Why are there so few truly gifted male jazz singers on the scene today? We’re not sure, but Christopher Loudon reports on one who has entered that rarified air with his latest CD, You Inspire Me.

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Charene Dawn: Dark Angel

Her passion for jazz ignited by an impromptu session with Sonny Stitt, Charene Dawn has spent most of the past decade earning her musical oats alongside the likes of George Benson, Cyrus Chestnut and Chaka Khan. Now, the Chicago-born chanteuse is stepping out on her own with the multihued Dark Angel. As debut albums go, … Read More “Charene Dawn: Dark Angel”

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Tony Bennett/K.D. Lang: A Wonderful World

As musical marriages go, it’s hard to fathom an odder couple-or a more enchanting one. Fresh from a continent-wide tour, the king of laidback cool and the twangy Canadian chanteuse combine for a sublime salute to Louis Armstrong. With orchestrater Peter Matz setting a mood as soft and inviting as autumn twilight, producer T Bone … Read More “Tony Bennett/K.D. Lang: A Wonderful World”

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Karrin Allyson: In Blue

As jazz career arcs go, few have been as progressively satisfying as Karrin Allyson’s. Building, slowly and methodically, from the raw promise of her 1992 debut, I Didn’t Know About You, to the cross-cultural dynamism of 1999’s From Paris to Rio, Allyson has grown bolder, braver and more easily experimental with each new step. Last … Read More “Karrin Allyson: In Blue”

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Patricia Barber: Verse

It’s hard to imagine a more striking study in musical contrasts than Patricia Barber and Natalie Cole. Both are singularly skilled at what they do, and both, I’ll safely bet, respect and, to a certain degree, envy the other’s professional capabilities. The essential difference is that Barber is an artist, Cole an entertainer. As such, … Read More “Patricia Barber: Verse”

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Philip Bailey: Soul on Jazz

This new solo effort from Earth, Wind and Fire’s estimable frontman should really be called Soul on the Periphery of Jazz. Like a martini so dry that the vermouth is barely detectable, Bailey’s latest is pure soul infused with just a hint of jazz. He is, indeed, about as much a jazz singer as Diana … Read More “Philip Bailey: Soul on Jazz”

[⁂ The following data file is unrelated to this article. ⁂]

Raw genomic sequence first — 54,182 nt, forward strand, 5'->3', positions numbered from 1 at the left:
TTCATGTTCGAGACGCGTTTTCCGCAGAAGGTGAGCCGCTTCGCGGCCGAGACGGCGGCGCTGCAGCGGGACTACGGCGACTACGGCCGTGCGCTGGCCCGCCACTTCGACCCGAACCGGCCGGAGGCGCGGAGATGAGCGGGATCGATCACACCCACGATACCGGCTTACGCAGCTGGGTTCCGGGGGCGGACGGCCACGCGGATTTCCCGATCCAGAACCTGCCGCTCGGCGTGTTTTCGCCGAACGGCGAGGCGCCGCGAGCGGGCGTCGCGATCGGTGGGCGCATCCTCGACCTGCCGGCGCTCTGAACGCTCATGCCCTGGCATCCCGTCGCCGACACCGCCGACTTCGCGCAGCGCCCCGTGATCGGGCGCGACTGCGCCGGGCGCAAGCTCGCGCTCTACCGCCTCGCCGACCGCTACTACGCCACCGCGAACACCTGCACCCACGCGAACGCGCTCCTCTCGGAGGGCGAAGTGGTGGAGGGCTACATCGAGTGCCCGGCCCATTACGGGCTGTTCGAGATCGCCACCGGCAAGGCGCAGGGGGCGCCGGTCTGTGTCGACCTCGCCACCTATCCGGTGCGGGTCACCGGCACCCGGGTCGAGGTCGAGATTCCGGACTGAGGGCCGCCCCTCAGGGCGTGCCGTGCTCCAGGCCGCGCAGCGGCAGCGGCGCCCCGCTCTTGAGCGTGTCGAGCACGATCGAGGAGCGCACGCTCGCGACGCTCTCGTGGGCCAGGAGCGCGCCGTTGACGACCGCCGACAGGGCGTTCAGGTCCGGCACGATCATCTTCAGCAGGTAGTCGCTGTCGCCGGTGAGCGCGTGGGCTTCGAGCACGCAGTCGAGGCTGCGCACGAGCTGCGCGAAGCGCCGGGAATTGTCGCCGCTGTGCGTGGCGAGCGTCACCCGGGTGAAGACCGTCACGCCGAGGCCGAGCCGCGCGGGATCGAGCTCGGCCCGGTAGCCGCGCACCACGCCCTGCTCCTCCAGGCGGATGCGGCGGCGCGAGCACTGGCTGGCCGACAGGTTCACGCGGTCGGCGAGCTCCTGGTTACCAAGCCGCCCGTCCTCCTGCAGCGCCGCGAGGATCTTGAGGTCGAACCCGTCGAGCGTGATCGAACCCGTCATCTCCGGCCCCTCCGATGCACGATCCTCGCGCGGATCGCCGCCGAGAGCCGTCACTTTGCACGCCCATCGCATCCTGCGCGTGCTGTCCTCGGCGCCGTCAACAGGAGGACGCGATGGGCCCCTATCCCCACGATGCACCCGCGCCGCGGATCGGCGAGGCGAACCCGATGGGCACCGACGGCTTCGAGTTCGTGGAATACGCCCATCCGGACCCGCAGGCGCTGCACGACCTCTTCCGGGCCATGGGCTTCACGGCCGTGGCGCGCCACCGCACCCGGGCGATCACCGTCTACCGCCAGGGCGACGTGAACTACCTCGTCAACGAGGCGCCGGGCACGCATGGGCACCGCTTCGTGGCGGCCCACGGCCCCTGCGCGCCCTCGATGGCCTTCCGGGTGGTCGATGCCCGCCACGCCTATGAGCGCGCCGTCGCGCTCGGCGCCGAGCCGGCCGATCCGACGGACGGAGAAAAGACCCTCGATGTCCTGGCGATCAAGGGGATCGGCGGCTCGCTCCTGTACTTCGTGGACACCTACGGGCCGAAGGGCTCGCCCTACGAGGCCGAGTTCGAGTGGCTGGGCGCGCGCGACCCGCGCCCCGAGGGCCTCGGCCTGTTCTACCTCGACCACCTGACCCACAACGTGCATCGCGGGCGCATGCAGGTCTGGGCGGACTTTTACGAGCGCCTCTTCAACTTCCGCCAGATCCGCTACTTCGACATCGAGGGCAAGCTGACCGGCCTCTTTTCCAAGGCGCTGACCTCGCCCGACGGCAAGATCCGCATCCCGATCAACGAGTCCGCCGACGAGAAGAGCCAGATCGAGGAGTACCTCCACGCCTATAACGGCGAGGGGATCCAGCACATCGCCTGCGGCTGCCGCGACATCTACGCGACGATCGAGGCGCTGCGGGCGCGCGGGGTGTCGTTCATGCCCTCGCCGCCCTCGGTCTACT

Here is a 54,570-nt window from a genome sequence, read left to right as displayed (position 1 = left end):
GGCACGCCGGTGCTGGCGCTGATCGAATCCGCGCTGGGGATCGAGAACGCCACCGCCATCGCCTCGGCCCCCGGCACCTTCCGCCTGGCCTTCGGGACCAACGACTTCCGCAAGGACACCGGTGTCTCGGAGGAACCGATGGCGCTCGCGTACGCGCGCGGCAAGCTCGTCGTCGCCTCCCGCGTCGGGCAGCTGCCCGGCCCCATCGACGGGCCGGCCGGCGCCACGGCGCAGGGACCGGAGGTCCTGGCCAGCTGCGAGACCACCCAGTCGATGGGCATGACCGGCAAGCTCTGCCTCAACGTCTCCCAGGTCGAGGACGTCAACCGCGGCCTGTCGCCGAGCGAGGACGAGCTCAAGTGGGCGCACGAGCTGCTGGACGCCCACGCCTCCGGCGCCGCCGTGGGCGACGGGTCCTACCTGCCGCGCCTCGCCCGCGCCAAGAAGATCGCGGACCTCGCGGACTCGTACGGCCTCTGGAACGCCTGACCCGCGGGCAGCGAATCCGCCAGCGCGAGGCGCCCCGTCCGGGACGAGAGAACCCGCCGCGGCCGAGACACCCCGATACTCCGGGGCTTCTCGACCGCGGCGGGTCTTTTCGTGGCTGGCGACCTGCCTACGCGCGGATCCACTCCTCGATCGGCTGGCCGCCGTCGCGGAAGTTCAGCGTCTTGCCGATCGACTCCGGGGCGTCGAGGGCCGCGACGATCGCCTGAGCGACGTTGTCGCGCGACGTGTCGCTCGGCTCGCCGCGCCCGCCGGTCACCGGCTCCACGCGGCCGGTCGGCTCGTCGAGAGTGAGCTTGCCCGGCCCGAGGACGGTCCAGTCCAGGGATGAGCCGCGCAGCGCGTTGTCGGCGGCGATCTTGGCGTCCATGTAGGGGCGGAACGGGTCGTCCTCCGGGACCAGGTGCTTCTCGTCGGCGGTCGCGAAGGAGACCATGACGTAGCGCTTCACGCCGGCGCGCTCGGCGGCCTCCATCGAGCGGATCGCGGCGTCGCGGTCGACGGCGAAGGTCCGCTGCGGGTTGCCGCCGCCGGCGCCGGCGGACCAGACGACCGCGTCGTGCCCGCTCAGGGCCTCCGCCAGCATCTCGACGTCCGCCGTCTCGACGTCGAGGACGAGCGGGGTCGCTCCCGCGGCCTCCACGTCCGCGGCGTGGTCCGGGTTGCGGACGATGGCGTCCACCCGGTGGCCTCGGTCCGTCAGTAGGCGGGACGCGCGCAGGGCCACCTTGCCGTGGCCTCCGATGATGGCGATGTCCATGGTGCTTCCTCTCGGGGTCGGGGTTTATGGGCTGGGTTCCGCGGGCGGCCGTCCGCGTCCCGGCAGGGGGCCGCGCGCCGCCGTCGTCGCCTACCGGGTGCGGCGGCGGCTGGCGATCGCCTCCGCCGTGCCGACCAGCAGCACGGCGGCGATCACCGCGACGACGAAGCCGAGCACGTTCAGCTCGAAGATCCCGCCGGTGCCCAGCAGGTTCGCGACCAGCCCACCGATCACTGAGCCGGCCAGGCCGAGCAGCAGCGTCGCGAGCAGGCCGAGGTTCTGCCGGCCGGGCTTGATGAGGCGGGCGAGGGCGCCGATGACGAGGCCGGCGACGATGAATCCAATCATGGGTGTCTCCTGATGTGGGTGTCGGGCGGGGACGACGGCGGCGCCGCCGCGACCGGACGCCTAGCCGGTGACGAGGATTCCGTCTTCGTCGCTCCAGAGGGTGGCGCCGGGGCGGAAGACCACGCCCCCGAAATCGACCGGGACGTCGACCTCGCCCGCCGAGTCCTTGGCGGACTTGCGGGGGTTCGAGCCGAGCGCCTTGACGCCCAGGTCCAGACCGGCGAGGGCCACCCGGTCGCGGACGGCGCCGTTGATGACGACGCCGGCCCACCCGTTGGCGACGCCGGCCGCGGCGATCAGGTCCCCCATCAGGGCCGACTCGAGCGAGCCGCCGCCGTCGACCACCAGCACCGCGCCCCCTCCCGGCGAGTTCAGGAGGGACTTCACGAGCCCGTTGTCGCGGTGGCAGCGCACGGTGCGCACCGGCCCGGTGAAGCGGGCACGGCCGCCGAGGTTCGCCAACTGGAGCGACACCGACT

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Susana Baca: Espiritu Vivo

If, as she insists, Susana Baca’s goal is to rescue Afro-Peruvian music from the brink of extinction and bring the exuberant rhythms of her youth and culture to a global audience, she’s doing a damn fine job of it. As world-music pioneers go, Baca now rivals Brazil’s Virginia Rodrigues, Cape Verde’s Cesaria Evora and the … Read More “Susana Baca: Espiritu Vivo”

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Mose Allison: The Mose Chronicles: Live in London, Volume 2

Two years ago, the incomparable Mose Allison decided, at age 72, that it was time to give himself a well-earned salute. So, he hitched his way to London (where Mosemania has remained rampant since the mid-’60s), settled in at Soho’s Pizza Express in Jan. 2000 and made some history. Assembled over the course of three … Read More “Mose Allison: The Mose Chronicles: Live in London, Volume 2”

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Patti Austin: For Ella

I can understand singers crafting tributes to songwriters. For instance, I can’t imagine a vocal-jazz collection without Anita O’Day and Billy May Swing Rodgers and Hart or Rosemary Clooney’s Blue Rose or the various Ella Fitzgerald songbooks. But I find it harder to comprehend why singers pay tribute to other singers. Oh sure, I appreciate … Read More “Patti Austin: For Ella”

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Andy Bey: Tuesdays in Chinatown

It just isn’t fair. While lesser mortals churn out album after album with stupefying alacrity, Andy Bey fans are continually left in a state of restless anticipation. First there was that interminable drought preceding the release of 1996’s sublime Ballads, Blues & Bey, then two more years of silence before the arrival of the equally … Read More “Andy Bey: Tuesdays in Chinatown”

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Laverne Butler: A Foolish Thing to Do

It’s both exciting and satisfying to hear a fledgling artist find her voice. When LaVerne Butler made her MaxJazz debut two years ago with Blues in the City, it suggested a promise unfulfilled. Blessed with a lovely voice and a technician’s musical savvy, Butler clearly had a head for jazz. That knowledge and skill still … Read More “Laverne Butler: A Foolish Thing to Do”

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Kurt Elling: Flirting With Twilight

With Flirting With Twilight, his most assured and accomplished album to date, Kurt Elling continues his triumphant reign as the thinking man’s jazz vocalist. Focusing almost exclusively on standards, the erudite Chicagoan can polish even the most well-worn chestnut to a brilliant shine. Like Mark Murphy, against whom Elling is often measured, he is blessed … Read More “Kurt Elling: Flirting With Twilight”